Rasburicase versus intravenous allopurinol for non-malignancy-associated acute hyperuricemia in paediatric cardiology patients.Cardiol Young 2019; 29(9):1160-1164CY
Limited data exist for management of hyperuricemia in non-oncologic patients, particularly in paediatric cardiac patients. Hyperuricemia is a risk factor for acute kidney injury and may prompt treatment in critically ill patients. The primary objective was to determine if rasburicase use was associated with greater probability normalisation of serum uric acid compared to allopurinol. Secondary outcomes included percent reduction in uric acid, changes in serum creatinine, and cost of therapy.
A single-centre retrospective chart review.
A 20-bed quaternary cardiovascular ICU in a university-based paediatric hospital in California.
Patients admitted to cardiovascular ICU who received rasburicase or intravenous allopurinol between 2015 and 2016.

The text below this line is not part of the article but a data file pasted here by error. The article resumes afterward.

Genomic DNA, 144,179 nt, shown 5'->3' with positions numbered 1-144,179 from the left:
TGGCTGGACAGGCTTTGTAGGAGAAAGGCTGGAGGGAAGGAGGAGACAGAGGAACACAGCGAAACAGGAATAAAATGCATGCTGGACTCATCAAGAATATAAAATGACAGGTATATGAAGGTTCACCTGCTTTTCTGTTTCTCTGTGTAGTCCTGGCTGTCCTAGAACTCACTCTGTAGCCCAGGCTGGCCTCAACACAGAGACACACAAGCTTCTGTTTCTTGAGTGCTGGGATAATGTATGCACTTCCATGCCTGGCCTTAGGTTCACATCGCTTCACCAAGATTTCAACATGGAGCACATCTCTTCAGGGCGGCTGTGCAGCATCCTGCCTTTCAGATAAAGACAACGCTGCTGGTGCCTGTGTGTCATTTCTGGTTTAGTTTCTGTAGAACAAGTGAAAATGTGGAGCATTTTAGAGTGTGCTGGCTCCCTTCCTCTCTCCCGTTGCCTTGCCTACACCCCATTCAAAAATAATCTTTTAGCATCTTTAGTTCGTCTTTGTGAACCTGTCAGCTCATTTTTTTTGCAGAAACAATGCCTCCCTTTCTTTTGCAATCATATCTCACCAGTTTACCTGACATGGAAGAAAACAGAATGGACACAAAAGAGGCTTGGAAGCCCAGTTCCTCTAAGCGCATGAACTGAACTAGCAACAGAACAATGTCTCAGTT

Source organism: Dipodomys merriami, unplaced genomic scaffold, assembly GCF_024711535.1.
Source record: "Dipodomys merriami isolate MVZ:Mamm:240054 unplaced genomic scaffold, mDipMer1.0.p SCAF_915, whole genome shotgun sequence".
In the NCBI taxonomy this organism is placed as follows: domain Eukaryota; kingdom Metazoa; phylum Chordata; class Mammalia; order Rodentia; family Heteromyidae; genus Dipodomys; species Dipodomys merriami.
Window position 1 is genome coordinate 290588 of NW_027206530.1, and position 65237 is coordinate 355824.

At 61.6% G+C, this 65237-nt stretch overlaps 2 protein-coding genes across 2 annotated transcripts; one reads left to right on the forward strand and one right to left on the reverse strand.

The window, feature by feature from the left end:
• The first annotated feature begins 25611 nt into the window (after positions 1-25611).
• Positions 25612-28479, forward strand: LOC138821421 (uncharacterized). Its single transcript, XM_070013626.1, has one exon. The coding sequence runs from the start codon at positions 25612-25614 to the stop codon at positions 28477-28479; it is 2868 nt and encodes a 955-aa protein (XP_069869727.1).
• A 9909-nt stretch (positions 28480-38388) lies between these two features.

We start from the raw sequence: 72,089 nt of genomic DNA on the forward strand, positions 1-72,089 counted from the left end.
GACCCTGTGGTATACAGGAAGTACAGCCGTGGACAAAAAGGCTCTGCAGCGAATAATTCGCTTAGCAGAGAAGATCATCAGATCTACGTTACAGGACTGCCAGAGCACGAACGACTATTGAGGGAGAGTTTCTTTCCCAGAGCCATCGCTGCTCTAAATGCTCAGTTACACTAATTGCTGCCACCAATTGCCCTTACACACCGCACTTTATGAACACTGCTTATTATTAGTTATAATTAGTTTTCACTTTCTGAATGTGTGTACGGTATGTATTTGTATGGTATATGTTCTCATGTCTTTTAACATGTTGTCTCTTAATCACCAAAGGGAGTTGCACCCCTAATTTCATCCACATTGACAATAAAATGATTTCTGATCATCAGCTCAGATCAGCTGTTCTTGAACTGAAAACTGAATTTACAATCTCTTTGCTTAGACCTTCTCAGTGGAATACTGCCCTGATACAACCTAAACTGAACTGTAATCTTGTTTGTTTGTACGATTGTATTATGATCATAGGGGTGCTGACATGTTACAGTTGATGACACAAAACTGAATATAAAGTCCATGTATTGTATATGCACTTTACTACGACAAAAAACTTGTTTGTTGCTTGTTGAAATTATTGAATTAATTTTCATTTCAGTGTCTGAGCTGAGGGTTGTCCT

MEASUREMENTS AND MAIN RESULTS
Data from a cohort of 14 patients receiving rasburicase were compared to 7 patients receiving IV allopurinol. Patients who were administered rasburicase for hyperuricemia were more likely to have a post-treatment uric acid level less than 8 mg/dl as compared to IV allopurinol (100 versus 43%; p = 0.0058). Patients who received rasburicase had a greater absolute reduction in post-treatment day 1 uric acid (-9 mg/dl versus -1.9 mg/dl; p = 0.002). There were no differences in post-treatment day 3 or day 7 serum creatinine or time to normalisation of serum creatinine. The cost of therapy normalised to a 20 kg patient was greater in the allopurinol group ($18,720 versus $1928; p = 0.001).
In a limited paediatric cardiac cohort, the use of rasburicase was associated with a greater reduction in uric acid levels and associated with a lower cost compared to IV allopurinol.